2016 Toyota RAV4 Hybrid
Compact sport utility vehicle
- 34 city / 31 highway
- From $28,370
- Towing capacity:
- 1,750 lbs
- 194 hp
- 2.5 L 4-cylinder
Toyota sure loves its hybrids, but while the Prius might the best known of the Japanese firm’s holier-than-thou electrified cars, its SUVs haven’t escaped either. The 2016 Toyota RAV4 Hybrid shares the new look of its gas-only siblings, but adds some a pair of electric motors for considerably better economy.
Design-wise, Toyota has given the 2016 RAV4 a more aggressive appearance. Face-on, the lights are more angular and the bumpers fuller; from the rear, it’s sturdier and there’s thankfully less black plastic than the outgoing car.
It looks, frankly, more like a truck, which is apparently just what Toyota was aiming for.
Since the Lexus NX300h already has a perfectly good SUV hybrid system, Toyota borrowed that rather than recreate the wheel. It combines a 2.5-liter four-cylinder gas engine with two electric motors, and a CVT transmission. It adds up to 194 horsepower and 206 lb-ft. of torque.
The RAV4 Hybrid is all-wheel-drive, though Toyota funnels power to the wheels differently depending on road conditions. The gas engine and one of the electric motors drive the front axel; the second motor drives the rear axel, physically unconnected with what’s going on up-front.
That allows for more flexibility and thus better economy: most of the time it’s just the front doing all the work. EPA economy figures come in at 34 mpg in the city and 31 mpg on the highway.
All that extra hardware adds heft, mind, and the 3,585 lb curb weight is not inconsiderable. The RAV4 Hybrid doesn’t do much to disguise it, either, and you notice it in the corners. As a result, the SUV feels planted but hardly enthusiastic.
That attitude continues throughout the driving experience. Toyota quotes an 8.1 second 0-60 mph time, but there’s no surge of electric eagerness; better, I found, to try to see how long I could keep it running in electric-only mode (you can force it by hitting the EV button, but that’s cheating and I will have you disqualified from my competition).
Officially it’ll go to around 25 mph on the electric motors alone, complete with the now-familiar Toyota EV whine, but anything more than the lightest of right feet will rouse the gas engine. Toyota opted for a simple analog gage to show what stage the drivetrain is at, though I missed a more comprehensive insight into what power was flowing where.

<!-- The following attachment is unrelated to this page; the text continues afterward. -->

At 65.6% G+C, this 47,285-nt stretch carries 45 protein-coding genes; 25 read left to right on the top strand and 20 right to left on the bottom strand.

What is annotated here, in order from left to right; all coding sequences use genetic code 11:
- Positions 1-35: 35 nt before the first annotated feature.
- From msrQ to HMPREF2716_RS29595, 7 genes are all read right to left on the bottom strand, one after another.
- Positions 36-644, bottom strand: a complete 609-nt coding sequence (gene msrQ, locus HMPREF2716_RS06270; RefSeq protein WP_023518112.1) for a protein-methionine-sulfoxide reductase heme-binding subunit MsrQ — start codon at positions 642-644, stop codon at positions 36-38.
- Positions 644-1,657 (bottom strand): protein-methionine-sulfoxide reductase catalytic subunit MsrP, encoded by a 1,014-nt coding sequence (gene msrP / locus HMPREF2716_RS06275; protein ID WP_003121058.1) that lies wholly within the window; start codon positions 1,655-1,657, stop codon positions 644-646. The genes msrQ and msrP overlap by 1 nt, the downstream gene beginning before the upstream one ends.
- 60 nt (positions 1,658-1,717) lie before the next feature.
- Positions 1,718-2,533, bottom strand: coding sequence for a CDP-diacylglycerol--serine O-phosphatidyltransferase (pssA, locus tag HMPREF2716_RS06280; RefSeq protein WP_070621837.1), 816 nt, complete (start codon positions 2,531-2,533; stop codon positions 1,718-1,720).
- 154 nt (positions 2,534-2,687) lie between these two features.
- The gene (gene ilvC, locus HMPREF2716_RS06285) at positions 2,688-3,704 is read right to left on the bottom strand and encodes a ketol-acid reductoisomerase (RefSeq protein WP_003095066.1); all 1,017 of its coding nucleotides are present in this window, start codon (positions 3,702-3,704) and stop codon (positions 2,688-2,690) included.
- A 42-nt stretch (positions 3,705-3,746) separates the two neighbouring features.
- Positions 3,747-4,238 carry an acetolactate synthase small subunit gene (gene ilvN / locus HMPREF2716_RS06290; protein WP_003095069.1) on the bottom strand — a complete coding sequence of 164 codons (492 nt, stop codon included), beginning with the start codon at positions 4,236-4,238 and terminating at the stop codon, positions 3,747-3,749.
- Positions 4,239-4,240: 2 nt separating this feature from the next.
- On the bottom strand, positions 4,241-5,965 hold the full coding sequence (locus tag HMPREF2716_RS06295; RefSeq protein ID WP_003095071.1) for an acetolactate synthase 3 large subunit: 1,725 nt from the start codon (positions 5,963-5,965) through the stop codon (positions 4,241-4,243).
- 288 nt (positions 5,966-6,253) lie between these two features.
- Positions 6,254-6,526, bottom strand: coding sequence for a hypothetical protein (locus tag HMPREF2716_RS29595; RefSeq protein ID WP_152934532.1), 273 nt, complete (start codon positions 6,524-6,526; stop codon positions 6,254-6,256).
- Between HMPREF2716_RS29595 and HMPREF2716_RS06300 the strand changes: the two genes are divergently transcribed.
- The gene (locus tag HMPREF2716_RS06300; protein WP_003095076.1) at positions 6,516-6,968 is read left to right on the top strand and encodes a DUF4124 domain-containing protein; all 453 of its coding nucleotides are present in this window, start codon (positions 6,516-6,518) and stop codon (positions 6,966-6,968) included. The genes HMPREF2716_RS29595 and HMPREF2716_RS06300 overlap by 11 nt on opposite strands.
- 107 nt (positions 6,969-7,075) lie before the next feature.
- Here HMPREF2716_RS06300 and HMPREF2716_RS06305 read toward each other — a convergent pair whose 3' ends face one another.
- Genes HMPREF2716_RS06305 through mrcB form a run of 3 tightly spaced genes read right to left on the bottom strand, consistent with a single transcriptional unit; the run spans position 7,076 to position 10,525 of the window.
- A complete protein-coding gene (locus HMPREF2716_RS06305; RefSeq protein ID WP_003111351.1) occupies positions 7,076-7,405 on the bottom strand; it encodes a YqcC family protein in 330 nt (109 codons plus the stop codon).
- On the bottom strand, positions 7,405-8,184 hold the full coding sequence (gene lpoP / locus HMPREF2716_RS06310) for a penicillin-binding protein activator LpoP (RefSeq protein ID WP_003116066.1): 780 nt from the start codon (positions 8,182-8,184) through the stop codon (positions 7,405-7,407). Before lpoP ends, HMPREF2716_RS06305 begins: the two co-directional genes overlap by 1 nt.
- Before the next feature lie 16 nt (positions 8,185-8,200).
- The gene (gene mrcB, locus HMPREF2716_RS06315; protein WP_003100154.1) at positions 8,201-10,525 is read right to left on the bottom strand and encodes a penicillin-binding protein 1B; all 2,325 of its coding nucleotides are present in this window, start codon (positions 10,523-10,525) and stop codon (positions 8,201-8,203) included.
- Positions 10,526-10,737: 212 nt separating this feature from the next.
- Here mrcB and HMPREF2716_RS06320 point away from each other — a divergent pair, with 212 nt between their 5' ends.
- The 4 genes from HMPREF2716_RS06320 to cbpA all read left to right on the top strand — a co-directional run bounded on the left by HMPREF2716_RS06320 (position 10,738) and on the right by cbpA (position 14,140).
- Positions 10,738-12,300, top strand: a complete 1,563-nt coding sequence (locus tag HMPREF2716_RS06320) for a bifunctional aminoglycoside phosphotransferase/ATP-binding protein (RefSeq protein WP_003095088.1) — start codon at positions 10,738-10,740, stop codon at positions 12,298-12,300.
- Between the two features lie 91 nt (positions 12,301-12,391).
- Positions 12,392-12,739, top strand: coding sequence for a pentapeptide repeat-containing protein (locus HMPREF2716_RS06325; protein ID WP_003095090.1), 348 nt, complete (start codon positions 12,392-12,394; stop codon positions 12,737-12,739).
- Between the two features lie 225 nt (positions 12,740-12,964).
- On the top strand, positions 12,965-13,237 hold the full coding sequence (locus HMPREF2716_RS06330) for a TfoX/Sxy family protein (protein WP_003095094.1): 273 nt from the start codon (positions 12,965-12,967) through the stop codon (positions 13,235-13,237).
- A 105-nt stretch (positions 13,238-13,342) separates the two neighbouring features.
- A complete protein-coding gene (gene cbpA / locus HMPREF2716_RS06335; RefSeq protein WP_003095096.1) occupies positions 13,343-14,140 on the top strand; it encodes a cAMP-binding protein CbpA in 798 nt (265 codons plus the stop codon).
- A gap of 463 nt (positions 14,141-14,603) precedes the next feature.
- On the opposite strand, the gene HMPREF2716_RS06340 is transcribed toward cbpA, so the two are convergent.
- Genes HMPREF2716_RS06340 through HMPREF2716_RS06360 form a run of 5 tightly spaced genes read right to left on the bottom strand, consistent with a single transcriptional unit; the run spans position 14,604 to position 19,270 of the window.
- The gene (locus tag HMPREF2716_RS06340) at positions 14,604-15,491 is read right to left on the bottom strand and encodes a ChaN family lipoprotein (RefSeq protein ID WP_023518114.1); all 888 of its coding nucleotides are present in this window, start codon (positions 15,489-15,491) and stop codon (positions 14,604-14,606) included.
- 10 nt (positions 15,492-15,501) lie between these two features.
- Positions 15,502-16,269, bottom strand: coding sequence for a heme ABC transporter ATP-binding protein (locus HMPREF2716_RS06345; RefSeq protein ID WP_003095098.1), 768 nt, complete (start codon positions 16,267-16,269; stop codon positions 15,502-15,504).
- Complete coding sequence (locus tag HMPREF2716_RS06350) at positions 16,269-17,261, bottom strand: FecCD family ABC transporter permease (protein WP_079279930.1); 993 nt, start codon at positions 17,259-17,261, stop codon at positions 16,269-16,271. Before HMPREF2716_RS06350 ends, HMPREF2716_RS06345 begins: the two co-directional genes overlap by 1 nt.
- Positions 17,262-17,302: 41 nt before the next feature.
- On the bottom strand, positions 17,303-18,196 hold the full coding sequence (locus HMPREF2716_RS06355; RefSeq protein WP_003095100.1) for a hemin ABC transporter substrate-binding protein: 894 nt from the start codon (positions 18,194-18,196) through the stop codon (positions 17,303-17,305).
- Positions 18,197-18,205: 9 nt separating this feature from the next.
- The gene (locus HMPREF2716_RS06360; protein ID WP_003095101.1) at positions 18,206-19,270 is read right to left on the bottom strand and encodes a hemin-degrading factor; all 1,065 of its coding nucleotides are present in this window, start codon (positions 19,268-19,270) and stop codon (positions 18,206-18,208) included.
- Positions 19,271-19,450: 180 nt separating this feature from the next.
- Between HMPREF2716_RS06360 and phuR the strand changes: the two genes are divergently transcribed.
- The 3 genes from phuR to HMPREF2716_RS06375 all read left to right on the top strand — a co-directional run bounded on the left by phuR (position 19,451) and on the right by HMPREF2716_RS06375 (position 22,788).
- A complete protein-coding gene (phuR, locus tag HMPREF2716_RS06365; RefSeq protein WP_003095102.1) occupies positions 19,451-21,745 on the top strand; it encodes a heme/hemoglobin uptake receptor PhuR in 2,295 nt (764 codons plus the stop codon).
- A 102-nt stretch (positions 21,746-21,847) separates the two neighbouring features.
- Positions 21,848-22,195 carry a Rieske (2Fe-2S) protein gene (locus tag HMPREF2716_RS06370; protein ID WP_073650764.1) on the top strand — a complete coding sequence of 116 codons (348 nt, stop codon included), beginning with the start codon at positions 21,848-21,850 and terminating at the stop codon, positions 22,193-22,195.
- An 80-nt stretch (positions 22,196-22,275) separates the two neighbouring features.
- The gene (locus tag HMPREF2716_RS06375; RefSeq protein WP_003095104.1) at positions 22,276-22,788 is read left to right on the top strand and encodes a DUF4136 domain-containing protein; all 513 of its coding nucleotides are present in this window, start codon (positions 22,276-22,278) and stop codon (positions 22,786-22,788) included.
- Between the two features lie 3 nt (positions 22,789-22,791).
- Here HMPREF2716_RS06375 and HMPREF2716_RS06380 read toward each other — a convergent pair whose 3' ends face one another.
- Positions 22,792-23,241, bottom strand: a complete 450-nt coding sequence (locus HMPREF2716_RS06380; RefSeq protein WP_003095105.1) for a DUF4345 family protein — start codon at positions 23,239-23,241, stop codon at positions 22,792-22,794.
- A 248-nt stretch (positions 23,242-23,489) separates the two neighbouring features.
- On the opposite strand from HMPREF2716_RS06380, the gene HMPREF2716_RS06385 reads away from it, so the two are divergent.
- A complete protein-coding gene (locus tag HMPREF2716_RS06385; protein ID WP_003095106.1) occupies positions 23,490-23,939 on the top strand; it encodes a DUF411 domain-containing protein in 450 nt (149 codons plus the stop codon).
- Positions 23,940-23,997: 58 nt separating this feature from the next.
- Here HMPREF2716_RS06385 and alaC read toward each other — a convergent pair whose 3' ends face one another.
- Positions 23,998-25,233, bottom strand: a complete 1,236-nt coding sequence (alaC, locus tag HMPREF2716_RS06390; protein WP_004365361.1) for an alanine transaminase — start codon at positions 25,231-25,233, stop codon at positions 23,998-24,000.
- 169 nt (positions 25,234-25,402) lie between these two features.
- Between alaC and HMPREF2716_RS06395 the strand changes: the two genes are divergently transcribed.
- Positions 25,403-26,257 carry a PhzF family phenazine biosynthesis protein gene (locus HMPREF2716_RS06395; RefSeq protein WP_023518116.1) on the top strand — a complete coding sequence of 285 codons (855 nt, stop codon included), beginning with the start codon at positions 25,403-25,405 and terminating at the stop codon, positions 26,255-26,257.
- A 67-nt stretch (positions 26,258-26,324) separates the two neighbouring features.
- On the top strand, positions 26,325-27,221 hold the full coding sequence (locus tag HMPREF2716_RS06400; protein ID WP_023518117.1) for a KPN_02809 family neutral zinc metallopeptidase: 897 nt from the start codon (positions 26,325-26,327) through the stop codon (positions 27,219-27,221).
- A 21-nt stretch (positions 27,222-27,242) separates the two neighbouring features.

On the go, the CVT slurs politely, though can be coaxed into mimicking seven faux-ratios in Sport mode. Both the front and rear motors are called upon for regenerative braking; the brakes are effective but require a firm press, which can be a little disconcerting.
All the same, with a mixture of highway and urban driving, including attempting to get the RAV4 Hybrid to show some eagerness around more enthusiastic roads in Sport mode, I saw 32 mpg. That’s pretty impressive for the segment: most gas-only compact SUVs will drop into the 20s in general use.
Inside, the RAV4 is spacious and comfortable, with plenty of room both upfront and for rear-seat passengers. Ride is quiet and smooth, and there’s pleasingly little cabin noise compared to the old model. The trunk is spacious and lacks an intruding lip that might get in the way of loading, while the rear seats fold down – with a 60/40 split – for even more capacity.
35.6 cubic feet seats-up, and 70.6 cubic feet seats down, are numbers not to be sniffed at, even if the battery pack has intruded a little compared to the regular car and doesn’t allow the seats to fold completely flat. Toyota’s extending cargo cover can be hidden under the floor when not needed, though it’s a fairly fiddly process.
The dashboard looks the part, for the most part, with its seat-matching stitched panels, but allow your fingers to stray from those padded parts and the remainder feels plasticky to the touch.
Toyota’s Entune infotainment system is showing its age, lacking in either CarPlay or Android Auto, while the company’s own smartphone apps feel clunky in comparison to what Apple and Google are doing. Happy all the physical controls fall to hand relatively intuitively, you get an actual knob for adjusting volume, and the HVAC system is straightforward.
The bank of buttons and toggle switches for things like EV mode and the heated seats are lower down than I’d prefer – it’ll take some getting used to before you figure out where to reach by memory alone – but they feel sturdy. Unfortunately, the expanses of molded plastic around the cheap-feeling shifter don’t feel the part in what’s not an inexpensive car.
That’s because Toyota is only offering the top two specifications of RAV4 as hybrids, the XLE starting out at $28,370, and the Limited I reviewed, from $33,610. You’re looking at a $2,100 premium for the electrification, therefore.
The XLE gets 17-inch wheels, a power lift-gate, moonroof, keyless start, dual-zone climate control, and relies on a connected app for navigation. Step up to the Limited, and you get 18-inch wheels, projector-beam LED headlamps, and Toyota Safety Sense P as standard, along with navigation and SiriusXM, blind-spot monitoring, and SofTex faux-leather seats.
When it comes to electrification, today’s hybrids seemingly take one of two paths. Either the EV components are introduced for the jolt of instant torque they offer, making a gas-powered car more enthusiastic, or they’re a more wholesome affair for those who’re looking for better economy and a minor green halo.
The 2016 RAV4 Hybrid falls heavily in the latter category, though while eager drivers won’t find much in the way of entertainment, those in the market for a flexible, capacious, and fairly refined SUV without prodigious thirst will likely find much to satisfy them.